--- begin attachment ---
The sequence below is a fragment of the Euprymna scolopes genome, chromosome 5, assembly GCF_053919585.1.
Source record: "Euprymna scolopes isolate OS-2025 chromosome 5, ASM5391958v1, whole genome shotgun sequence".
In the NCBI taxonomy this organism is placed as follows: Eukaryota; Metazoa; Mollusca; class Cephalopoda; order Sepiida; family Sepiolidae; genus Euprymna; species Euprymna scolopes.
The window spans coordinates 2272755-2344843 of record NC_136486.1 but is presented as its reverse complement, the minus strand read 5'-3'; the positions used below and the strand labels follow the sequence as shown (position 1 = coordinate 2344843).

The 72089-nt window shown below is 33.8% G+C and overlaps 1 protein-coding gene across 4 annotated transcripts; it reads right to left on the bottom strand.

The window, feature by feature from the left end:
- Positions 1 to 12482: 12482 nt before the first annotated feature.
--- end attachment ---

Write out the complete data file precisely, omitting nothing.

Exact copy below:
The sequence below is a fragment of the Euprymna scolopes genome, chromosome 5, assembly GCF_053919585.1.
Source record: "Euprymna scolopes isolate OS-2025 chromosome 5, ASM5391958v1, whole genome shotgun sequence".
In the NCBI taxonomy this organism is placed as follows: Eukaryota; Metazoa; Mollusca; class Cephalopoda; order Sepiida; family Sepiolidae; genus Euprymna; species Euprymna scolopes.
The window spans coordinates 2272755-2344843 of record NC_136486.1 but is presented as its reverse complement, the minus strand read 5'-3'; the positions used below and the strand labels follow the sequence as shown (position 1 = coordinate 2344843).

The 72089-nt window shown below is 33.8% G+C and overlaps 1 protein-coding gene across 4 annotated transcripts; it reads right to left on the bottom strand.

The window, feature by feature from the left end:
- Positions 1 to 12482: 12482 nt before the first annotated feature.